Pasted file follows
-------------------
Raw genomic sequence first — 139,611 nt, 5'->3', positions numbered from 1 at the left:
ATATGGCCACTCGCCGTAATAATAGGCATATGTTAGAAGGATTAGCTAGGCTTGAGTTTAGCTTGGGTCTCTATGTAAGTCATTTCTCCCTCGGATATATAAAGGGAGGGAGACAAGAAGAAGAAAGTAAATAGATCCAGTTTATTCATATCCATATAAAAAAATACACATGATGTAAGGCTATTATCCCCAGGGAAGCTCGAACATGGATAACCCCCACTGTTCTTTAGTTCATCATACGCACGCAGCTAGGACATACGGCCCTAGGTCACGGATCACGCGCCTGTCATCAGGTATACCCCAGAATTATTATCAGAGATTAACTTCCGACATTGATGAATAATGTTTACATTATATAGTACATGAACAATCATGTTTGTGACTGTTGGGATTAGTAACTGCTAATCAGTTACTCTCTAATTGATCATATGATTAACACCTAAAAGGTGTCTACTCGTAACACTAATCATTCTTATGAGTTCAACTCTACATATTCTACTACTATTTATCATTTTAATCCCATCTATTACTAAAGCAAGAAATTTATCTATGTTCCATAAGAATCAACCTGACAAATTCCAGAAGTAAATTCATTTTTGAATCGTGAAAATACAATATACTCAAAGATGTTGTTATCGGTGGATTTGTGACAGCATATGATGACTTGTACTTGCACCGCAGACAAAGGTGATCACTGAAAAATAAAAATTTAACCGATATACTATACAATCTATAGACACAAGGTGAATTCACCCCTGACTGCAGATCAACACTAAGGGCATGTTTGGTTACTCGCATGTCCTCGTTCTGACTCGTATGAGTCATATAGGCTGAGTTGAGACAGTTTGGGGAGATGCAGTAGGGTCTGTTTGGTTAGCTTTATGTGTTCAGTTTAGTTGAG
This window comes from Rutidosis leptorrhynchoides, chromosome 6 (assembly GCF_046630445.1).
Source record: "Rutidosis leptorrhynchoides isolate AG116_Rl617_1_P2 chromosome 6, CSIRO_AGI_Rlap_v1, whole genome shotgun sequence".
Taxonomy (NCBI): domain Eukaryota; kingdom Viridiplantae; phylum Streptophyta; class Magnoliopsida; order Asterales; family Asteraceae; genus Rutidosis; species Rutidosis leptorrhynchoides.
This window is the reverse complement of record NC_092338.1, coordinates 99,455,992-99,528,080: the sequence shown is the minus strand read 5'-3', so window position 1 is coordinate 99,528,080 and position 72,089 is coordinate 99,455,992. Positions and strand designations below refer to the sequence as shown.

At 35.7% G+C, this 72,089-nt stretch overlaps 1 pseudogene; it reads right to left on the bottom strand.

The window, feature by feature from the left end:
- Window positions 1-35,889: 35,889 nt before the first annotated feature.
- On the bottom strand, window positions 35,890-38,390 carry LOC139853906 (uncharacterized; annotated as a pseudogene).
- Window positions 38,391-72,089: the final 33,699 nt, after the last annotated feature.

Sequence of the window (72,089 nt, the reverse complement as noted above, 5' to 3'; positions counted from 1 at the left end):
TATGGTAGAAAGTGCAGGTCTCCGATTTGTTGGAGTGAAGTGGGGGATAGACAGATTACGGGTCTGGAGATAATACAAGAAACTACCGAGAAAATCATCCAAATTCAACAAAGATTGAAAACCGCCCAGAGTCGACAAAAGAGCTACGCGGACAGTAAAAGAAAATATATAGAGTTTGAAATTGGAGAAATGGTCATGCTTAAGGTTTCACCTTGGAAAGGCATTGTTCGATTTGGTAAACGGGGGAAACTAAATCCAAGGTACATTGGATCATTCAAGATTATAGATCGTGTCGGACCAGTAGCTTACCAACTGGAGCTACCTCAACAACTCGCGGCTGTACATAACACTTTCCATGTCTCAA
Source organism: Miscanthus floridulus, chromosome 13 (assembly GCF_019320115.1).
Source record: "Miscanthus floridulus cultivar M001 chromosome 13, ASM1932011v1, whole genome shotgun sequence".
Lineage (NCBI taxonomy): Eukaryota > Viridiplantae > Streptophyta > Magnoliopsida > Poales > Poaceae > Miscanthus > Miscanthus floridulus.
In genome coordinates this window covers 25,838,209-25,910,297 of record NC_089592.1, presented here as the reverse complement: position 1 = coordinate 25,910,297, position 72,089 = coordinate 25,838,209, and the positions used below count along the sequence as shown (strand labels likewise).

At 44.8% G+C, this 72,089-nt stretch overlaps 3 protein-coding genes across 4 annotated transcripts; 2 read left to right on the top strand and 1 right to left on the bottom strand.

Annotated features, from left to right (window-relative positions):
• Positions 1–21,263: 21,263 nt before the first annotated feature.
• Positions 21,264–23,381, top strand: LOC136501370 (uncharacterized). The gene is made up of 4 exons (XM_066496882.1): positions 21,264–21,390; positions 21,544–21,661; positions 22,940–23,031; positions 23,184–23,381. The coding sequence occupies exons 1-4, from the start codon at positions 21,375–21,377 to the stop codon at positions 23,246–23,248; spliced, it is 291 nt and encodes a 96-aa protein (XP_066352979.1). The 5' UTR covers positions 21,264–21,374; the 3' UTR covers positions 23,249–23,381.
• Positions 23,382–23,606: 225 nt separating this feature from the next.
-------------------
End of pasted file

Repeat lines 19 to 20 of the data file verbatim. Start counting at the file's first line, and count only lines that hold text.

Annotated features, from left to right (window-relative positions):
• Positions 1–21,263: 21,263 nt before the first annotated feature.